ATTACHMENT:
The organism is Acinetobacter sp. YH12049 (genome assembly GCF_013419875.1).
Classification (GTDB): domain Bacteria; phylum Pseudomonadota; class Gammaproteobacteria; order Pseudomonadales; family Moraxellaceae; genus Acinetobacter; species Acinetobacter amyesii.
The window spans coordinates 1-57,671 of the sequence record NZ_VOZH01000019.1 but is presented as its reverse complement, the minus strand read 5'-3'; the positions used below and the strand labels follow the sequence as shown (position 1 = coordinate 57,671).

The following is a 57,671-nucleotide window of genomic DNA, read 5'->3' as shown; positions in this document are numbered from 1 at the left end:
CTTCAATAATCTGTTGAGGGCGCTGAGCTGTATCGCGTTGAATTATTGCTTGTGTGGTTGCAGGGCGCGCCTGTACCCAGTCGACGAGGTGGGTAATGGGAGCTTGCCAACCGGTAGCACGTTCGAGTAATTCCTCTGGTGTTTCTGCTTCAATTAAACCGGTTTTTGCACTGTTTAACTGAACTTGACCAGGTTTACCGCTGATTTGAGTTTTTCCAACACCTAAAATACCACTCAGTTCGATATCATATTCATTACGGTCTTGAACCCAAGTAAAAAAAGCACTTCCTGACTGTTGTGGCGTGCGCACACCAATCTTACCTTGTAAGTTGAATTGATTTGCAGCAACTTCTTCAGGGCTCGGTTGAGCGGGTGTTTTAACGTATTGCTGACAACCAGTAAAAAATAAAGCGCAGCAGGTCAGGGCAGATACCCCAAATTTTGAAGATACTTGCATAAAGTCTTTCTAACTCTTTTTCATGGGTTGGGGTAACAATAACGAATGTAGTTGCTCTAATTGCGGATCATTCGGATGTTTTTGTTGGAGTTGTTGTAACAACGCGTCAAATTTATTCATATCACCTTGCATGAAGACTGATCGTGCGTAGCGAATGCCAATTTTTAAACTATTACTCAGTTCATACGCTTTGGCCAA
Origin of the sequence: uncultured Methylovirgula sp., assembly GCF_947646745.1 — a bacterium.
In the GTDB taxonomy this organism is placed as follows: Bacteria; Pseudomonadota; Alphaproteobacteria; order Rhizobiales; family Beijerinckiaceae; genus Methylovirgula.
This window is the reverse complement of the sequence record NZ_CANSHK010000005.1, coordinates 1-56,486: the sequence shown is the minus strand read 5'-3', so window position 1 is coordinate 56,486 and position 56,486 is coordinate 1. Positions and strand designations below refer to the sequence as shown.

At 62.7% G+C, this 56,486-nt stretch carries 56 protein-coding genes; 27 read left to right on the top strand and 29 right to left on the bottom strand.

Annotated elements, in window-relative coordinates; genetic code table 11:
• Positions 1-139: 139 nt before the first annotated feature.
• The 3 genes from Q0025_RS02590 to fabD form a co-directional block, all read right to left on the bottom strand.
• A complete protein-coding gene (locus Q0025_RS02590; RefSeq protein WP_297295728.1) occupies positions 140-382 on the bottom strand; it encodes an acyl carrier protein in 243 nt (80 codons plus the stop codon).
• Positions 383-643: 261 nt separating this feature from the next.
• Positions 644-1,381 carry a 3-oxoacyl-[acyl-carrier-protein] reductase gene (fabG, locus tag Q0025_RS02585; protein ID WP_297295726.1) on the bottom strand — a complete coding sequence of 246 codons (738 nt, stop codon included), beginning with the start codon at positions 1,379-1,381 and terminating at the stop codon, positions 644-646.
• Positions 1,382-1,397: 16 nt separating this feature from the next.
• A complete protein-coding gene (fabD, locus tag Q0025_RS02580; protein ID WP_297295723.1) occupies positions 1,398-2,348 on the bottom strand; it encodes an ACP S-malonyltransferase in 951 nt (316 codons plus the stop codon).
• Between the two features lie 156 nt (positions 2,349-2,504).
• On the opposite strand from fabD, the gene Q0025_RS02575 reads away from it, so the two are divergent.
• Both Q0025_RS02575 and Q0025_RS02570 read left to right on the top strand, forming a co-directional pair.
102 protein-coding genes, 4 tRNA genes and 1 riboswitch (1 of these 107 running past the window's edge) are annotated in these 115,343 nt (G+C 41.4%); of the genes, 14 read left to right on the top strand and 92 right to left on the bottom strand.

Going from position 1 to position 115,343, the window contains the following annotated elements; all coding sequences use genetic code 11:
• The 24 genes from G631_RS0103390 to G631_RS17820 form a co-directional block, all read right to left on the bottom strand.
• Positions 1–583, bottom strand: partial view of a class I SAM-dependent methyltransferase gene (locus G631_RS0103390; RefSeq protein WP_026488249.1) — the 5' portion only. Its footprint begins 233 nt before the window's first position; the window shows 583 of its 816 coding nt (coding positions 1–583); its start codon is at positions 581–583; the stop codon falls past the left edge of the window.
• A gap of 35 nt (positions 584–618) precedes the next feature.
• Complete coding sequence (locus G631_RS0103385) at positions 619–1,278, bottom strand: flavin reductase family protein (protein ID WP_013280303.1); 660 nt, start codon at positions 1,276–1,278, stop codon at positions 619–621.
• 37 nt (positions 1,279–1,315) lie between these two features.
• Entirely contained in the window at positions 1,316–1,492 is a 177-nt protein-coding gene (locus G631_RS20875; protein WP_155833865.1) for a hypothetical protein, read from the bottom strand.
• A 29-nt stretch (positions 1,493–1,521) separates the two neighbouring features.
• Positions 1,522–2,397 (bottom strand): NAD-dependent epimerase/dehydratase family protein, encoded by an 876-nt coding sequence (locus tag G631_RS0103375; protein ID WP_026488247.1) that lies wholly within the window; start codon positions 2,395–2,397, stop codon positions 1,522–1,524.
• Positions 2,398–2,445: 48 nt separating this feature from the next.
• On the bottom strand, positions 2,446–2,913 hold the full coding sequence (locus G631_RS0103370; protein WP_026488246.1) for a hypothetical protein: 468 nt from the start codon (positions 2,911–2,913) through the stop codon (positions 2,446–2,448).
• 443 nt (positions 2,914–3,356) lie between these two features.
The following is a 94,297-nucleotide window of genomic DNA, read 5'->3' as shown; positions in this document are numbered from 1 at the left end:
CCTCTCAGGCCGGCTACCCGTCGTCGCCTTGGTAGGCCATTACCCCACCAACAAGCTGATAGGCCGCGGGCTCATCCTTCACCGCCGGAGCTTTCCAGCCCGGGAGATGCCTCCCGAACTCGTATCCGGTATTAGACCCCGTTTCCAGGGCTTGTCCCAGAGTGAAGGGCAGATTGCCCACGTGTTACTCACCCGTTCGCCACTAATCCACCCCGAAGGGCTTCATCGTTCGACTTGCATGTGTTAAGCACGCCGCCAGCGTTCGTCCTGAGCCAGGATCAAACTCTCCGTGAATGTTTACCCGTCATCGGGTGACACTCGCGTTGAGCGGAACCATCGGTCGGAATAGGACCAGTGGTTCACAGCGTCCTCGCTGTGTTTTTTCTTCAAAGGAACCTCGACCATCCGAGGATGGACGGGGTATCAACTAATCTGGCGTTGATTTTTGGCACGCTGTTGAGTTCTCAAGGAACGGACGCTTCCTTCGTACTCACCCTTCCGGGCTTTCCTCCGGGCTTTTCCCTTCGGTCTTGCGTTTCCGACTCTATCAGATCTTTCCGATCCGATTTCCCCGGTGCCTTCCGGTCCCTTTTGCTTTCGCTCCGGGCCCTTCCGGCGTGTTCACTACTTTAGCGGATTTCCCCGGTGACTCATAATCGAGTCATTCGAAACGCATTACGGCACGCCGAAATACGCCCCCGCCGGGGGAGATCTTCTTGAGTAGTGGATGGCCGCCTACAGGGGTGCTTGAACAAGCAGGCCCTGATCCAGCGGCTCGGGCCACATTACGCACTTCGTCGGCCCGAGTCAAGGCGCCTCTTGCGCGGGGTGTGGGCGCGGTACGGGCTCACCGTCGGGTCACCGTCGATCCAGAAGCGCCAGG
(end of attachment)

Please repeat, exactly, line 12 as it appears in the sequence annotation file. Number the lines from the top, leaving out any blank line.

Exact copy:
• The 3 genes from Q0025_RS02590 to fabD form a co-directional block, all read right to left on the bottom strand.